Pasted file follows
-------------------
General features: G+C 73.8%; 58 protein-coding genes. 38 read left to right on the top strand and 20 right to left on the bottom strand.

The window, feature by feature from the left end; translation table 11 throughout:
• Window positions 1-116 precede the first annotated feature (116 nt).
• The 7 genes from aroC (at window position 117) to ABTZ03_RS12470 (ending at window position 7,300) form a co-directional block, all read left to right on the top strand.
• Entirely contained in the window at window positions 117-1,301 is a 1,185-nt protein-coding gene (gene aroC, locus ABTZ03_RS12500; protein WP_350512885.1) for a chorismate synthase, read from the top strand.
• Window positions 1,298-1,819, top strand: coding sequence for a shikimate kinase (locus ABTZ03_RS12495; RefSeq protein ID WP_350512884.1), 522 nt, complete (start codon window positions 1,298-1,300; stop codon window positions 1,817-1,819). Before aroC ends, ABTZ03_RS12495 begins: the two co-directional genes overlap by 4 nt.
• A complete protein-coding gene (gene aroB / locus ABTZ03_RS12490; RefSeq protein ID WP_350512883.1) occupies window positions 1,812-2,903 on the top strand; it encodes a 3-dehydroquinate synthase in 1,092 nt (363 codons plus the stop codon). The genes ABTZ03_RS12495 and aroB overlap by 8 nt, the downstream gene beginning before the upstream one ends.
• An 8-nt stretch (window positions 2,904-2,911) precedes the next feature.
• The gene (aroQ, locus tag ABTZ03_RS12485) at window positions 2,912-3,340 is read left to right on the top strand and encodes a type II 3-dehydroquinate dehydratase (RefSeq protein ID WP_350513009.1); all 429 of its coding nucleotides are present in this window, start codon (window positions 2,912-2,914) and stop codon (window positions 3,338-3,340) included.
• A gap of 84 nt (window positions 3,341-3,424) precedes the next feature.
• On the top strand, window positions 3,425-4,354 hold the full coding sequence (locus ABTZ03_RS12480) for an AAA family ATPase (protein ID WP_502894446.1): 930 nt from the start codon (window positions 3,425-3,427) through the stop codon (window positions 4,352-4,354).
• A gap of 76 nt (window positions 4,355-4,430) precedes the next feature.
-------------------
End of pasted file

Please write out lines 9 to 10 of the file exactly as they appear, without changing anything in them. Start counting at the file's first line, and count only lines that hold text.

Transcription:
• The gene (aroQ, locus tag ABTZ03_RS12485) at window positions 2,912-3,340 is read left to right on the top strand and encodes a type II 3-dehydroquinate dehydratase (RefSeq protein ID WP_350513009.1); all 429 of its coding nucleotides are present in this window, start codon (window positions 2,912-2,914) and stop codon (window positions 3,338-3,340) included.
• A gap of 84 nt (window positions 3,341-3,424) precedes the next feature.